Miss McIntosh: I am grateful to the Minister. The percentages of stop and searches under PACE leading to arrest are broadly similar for white and ethnic minority persons: 10.7 per cent. for whites and 11.7 per cent. for non-whites. Will those statistics be compared with those for other national police forces? We owe a great debt of gratitude to the British Transport police officers. I would like to see more transparency of their work in this regard and I should have thought that the statistics, even read with a health warning, could be powerful.

Interestingly, when we had the discussion about the report and clauses 53 and 54 the Under-Secretary rattled through the top policing plan priorities. He did not dwell at any length on sexual offences, to which I referred in my remarks about the statistics, and the Bill does not include them. Interestingly, however, the latest statistical bulletin from the reporting period 2001–02 examines how many sexual offences were reported and investigated. Will there be another opportunity to re-examine each planning priority to determine whether there is a correlation between the number of offences committed and reported and the creation of the Crown Prosecution Service, whether national police forces' statistics reflect that and whether there are any conclusions to be drawn?

2.45 pm

Why does not the clause state that the statistics will also relate to complaints against the police? I accept that the report does, but I want to know why the Bill does not. I would like some guidance to enable us to monitor that.

There are other crimes to which we have not alluded. I do not know if the Minister purposely left them out when we discussed clauses 53 and 54, but general public disorder offences on the London underground, on trains and in railway stations are of particular interest, as are offences relating to drugs. Will the Minister confirm that vandalism, as the hon. Member for Bath would call it, hooliganism and damage to cars parked at railway stations would fall within the remit of the British Transport police, as we see from the statistics for this reporting period?

Interestingly, the statistics go into great detail according to area, whereas the hon. Member for Bath suggested that the statistics would be collated nationally. I am delighted to see that they are broken down into England, Wales, Scotland and London Underground, and then broken down further, but Yorkshire and North Yorkshire are not mentioned in the summary of notifiable offences and crimes. Clearly, the levels are crime are lower because the Government, in their wisdom, have decided to give North Yorkshire police a standstill budget. We will be left £8.2 million short, so the Government may know something that we do not. I know where the north-east of England, the north-west of England and the midlands are, but I do not see where North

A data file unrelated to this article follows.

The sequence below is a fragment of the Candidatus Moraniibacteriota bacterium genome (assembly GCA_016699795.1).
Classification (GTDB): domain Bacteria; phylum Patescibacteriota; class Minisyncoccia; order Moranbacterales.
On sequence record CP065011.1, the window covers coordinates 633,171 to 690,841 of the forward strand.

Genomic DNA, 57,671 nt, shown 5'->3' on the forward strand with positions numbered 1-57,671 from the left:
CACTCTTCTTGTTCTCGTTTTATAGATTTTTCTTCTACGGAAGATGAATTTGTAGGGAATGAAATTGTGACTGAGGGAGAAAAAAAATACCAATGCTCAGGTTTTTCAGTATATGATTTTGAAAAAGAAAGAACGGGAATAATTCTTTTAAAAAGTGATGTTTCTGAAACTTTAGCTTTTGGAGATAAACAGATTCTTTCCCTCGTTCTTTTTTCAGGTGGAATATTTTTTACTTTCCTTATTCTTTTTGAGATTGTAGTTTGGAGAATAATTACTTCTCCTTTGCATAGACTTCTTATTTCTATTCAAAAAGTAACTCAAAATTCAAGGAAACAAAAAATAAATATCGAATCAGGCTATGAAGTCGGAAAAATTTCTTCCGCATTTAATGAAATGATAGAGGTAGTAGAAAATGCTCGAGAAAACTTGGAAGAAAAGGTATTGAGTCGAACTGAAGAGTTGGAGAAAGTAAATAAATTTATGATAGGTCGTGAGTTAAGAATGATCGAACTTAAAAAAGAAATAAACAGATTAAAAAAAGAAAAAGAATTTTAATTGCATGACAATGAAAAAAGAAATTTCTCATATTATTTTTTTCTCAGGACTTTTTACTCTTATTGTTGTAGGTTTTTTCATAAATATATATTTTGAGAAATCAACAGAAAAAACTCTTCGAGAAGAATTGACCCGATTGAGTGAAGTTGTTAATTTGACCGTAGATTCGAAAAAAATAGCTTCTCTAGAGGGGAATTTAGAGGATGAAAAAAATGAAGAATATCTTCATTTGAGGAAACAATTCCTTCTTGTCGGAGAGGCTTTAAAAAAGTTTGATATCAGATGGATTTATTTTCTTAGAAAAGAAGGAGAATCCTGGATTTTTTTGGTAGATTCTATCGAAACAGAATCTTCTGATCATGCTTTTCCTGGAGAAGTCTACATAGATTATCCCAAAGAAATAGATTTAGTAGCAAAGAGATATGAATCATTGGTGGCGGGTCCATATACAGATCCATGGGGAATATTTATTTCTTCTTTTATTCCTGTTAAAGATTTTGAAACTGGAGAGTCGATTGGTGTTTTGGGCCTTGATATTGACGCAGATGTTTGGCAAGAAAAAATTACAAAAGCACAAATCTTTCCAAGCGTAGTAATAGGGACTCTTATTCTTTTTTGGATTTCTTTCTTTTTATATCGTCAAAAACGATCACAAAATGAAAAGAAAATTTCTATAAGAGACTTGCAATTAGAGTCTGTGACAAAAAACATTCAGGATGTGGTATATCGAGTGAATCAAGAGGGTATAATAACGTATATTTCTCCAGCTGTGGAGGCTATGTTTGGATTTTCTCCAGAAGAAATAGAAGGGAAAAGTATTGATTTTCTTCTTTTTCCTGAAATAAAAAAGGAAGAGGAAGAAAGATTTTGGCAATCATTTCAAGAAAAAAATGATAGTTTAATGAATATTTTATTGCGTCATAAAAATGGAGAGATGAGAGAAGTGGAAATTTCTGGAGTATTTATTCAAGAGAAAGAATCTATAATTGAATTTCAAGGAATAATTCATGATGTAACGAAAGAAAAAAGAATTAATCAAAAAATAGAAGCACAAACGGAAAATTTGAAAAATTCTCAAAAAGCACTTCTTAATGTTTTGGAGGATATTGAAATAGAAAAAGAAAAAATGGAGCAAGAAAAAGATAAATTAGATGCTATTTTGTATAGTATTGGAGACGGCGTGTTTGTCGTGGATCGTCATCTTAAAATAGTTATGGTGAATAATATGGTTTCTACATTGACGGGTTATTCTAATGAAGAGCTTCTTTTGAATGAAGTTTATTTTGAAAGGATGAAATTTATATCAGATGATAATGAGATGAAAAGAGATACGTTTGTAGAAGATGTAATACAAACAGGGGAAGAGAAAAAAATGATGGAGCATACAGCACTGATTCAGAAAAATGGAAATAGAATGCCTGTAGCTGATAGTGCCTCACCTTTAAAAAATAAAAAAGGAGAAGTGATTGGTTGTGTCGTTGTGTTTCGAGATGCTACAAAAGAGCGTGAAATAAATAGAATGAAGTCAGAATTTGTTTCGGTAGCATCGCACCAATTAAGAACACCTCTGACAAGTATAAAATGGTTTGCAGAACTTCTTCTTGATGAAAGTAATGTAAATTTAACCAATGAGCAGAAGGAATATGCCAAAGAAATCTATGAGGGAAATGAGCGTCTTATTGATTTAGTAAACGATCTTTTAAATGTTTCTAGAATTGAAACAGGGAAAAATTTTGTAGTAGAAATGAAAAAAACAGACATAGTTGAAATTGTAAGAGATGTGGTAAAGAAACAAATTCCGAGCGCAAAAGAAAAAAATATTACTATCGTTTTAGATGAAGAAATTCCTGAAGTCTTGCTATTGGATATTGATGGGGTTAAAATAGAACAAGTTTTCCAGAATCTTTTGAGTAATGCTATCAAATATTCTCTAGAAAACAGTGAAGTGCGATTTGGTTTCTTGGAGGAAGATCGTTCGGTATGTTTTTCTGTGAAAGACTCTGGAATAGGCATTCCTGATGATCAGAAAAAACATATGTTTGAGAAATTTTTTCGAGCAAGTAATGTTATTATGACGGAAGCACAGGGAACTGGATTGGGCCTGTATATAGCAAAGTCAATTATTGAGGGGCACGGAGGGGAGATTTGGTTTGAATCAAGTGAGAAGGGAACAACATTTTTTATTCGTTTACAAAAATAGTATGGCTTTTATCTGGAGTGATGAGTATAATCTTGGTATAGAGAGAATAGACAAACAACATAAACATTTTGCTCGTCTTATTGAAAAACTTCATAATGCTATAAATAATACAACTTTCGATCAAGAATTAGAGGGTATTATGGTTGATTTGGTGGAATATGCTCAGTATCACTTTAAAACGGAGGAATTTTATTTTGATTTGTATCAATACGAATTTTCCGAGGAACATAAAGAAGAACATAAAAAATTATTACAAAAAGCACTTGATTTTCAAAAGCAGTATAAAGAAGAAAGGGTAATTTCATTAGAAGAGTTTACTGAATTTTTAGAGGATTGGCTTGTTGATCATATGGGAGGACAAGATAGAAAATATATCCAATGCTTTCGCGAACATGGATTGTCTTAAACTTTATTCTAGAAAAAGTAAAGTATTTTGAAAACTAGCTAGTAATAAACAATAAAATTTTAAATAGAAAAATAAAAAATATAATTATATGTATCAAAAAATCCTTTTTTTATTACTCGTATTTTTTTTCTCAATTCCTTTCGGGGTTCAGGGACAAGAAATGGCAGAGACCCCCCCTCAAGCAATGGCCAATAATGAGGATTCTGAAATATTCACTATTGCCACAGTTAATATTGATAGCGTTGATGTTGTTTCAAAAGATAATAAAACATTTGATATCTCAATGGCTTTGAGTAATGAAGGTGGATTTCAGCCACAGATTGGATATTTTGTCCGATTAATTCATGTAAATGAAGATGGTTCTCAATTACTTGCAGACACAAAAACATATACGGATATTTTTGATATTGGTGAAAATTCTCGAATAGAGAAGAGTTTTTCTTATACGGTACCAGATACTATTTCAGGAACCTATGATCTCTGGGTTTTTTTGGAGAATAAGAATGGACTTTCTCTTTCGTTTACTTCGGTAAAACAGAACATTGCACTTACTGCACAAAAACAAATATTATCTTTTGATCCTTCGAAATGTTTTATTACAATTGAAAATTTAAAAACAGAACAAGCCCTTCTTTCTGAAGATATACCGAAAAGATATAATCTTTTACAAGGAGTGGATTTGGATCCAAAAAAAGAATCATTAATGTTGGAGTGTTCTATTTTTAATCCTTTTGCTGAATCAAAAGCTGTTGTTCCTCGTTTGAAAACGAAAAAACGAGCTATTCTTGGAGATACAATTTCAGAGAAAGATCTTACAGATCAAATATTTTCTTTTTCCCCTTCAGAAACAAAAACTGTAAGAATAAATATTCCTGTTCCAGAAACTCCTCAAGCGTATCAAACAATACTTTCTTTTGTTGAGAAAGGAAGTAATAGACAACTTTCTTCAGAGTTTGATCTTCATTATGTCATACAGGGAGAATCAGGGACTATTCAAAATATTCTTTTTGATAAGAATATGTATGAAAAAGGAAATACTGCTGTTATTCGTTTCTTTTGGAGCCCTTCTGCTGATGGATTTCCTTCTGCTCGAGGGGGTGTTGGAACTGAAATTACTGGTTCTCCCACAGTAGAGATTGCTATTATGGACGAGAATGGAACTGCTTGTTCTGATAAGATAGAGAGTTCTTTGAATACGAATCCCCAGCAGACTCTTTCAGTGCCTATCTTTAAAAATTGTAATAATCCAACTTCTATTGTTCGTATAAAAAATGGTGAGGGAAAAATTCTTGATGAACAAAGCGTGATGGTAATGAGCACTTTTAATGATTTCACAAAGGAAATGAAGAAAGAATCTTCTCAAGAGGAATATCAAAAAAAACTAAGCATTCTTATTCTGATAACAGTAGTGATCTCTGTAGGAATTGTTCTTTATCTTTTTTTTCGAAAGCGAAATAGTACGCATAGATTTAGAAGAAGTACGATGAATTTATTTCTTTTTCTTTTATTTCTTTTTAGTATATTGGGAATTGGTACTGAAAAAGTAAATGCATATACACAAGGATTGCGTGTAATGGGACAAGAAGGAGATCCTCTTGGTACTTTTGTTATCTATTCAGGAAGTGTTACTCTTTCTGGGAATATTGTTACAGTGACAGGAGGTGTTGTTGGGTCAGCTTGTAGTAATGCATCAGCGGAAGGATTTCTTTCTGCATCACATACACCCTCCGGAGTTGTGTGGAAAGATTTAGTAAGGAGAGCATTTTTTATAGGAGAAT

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Yorkshire fits in. We do not want to be considered as part of the north-east for these purposes.

I briefly mentioned burglary, and I see that robbery and burglary account for a large number of offences. Will the Minister tell us whether the number of reported crimes of sexual assault, rape, robbery and burglary and the number of successful prosecutions for those crimes have increased or decreased not only in this reporting period, but over, for example, the past five years?

Fraud, in the form of ticket fraud and other fraud, is mentioned. Other fraud accounts for substantially larger amounts than ticket fraud. Forgery is very alarming. I hope that the Minister will assure us that that is on a downward trend.

The Minister said that one priority for the railways policing plan, which will also be covered in the chief constable's report and the authority's report, is fatalities. I welcome the fact that the number of homicides in the relevant period was quite low. Nevertheless, there were five reported fatalities in the jurisdiction of the British Transport police in that reporting period, which is clearly five fatalities too many.

Many of us have experience of people trying to leap between railway carriages and from one train to another. We have experienced that in North Yorkshire with some senior public figures. One comes to mind, but I shall not go into that. I hope that that is not a common occurrence and that the Minister will assure me that that crime is not rising. Just to refresh his memory—


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Prepared 25 February 2003